22 And the other woman said, Nay; but the living is my son, and the dead is thy son. And this said, No; but the dead is thy son, and the living is my son. Thus they spake before the king.
23 Then said the king, The one saith, This is my son that liveth, and thy son is the dead: and the other saith, Nay; but thy son is the dead, and my son is the living.
24 And the king said, Bring me a sword. And they brought a sword before the king.
25 And the king said, Divide the living child in two, and give half to the one, and half to the other.
26 Then spake the woman whose the living child was unto the king, for her bowels yearned upon her son, and she said, O my lord, give her the living child, and in no wise slay it. But the other said, Let it be neither mine nor thine but divide it.
27 Then the king answered and said. Give her the living child, and in no wise slay it: she is the mother thereof.
28 And all Israel heard of the judgement which the king had judged; and they feared the king: for they saw that the wisdom of God was in him, to do judgment.

Now let us examine three important instances of understanding and wisdom that were revealed in I Kings 3:16-28.
(1) According to the story, there was no violence between the women before they came to King Solomon. If so, then the woman who eventually won the dispute did not fight the woman who stole her baby at midnight. Perhaps she understood the grief of the woman who lost her baby and because she understood, she exhibited wisdom by presenting herself to the authority for dispute resolution. She could have acted out her right and justified anger by engaging her housemate in a fight for the baby she believes is hers. But that would have been unwise because of its inherent risk. The baby could have been injured or even killed in such a fight.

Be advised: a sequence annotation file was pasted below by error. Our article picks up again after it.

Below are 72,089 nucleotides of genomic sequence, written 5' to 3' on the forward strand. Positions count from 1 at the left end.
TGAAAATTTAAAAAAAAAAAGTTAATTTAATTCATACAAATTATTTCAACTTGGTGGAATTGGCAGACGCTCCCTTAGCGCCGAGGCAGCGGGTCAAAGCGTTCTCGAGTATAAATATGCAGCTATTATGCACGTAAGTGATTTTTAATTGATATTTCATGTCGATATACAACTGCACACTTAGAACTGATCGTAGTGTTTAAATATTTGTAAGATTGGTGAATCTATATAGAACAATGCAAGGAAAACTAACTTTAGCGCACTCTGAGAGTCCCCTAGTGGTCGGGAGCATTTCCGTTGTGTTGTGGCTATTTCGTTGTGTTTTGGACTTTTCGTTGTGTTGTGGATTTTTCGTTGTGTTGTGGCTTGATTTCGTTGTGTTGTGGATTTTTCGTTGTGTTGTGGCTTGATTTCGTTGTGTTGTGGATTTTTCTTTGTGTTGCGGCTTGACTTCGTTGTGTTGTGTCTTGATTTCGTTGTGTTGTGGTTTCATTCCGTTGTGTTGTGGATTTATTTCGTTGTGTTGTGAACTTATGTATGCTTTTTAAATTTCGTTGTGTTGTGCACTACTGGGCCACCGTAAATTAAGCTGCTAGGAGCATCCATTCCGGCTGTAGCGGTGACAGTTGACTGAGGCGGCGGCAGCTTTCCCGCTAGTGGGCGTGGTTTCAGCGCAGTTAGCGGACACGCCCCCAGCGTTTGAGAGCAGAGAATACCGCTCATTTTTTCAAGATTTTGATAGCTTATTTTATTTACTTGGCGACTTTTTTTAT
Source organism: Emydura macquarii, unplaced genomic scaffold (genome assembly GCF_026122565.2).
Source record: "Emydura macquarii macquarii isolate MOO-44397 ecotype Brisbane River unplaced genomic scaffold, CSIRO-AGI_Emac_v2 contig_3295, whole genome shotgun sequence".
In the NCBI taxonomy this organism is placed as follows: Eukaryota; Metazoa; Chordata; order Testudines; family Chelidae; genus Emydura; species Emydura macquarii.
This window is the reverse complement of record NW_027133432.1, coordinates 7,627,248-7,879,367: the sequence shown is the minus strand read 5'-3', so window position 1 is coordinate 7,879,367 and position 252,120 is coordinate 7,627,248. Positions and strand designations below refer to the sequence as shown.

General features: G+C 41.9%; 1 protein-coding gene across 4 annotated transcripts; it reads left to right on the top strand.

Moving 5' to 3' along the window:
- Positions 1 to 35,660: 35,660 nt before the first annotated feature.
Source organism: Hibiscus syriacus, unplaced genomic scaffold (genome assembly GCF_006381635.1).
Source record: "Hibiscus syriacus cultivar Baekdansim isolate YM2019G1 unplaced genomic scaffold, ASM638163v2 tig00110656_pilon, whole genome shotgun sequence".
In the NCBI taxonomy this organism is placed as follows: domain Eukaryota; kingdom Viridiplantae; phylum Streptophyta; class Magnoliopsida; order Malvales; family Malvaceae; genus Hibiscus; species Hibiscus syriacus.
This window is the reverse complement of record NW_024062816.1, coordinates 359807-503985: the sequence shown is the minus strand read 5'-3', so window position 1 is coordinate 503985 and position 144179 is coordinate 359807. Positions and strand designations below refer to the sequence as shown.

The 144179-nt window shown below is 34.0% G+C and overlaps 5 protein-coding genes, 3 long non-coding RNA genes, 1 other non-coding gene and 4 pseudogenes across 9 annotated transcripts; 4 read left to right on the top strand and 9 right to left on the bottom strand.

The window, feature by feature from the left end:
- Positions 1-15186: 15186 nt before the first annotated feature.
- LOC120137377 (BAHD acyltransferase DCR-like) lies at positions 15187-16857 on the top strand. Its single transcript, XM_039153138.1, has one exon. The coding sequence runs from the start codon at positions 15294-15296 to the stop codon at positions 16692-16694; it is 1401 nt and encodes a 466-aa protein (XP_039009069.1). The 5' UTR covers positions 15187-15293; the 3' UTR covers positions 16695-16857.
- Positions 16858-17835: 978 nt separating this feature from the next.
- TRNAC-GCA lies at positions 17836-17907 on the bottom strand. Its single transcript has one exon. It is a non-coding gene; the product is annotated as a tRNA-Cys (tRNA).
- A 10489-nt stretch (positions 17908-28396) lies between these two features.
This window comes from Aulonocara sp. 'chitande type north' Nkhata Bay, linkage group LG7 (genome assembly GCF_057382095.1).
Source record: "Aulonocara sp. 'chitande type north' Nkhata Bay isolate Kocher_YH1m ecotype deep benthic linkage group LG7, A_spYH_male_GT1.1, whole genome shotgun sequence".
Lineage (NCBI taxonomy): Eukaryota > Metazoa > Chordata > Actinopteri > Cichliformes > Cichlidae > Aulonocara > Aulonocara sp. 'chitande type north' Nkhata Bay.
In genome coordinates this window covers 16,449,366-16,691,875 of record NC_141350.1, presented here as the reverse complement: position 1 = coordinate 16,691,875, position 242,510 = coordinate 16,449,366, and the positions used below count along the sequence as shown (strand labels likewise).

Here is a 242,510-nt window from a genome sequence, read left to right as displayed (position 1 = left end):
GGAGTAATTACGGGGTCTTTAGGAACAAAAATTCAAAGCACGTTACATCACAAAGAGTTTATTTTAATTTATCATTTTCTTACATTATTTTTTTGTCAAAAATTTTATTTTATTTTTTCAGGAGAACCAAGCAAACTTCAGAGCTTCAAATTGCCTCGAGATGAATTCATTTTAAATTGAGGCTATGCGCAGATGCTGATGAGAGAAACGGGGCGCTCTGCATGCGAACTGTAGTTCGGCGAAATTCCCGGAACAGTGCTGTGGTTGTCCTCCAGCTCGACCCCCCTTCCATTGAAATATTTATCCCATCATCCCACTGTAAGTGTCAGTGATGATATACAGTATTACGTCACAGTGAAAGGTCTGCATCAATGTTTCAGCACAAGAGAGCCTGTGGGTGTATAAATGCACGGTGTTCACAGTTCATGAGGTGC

(2) King Solomon's understanding of motherly love led him to the wisdom he exhibited when he pretended to want to divide the baby into two (essentially kill the baby). He knew that a true mother will repulse at and reject the murder of her baby at any time. A true mother does not have to be a biological mother. There are many biological mothers who have deliberately killed their children. So, King Solomon was looking for the true mother of the baby not necessarily the biological mother. He understood motherly love. So, he was able to wisely determine the true mother of the baby. The true mother who out of love for her baby was willing to loose her son in order to prevent his death. Had King Solomon's observation and understanding led him to believe that neither of the women exhibited motherly love, he probably would have denied both women, custody of the baby.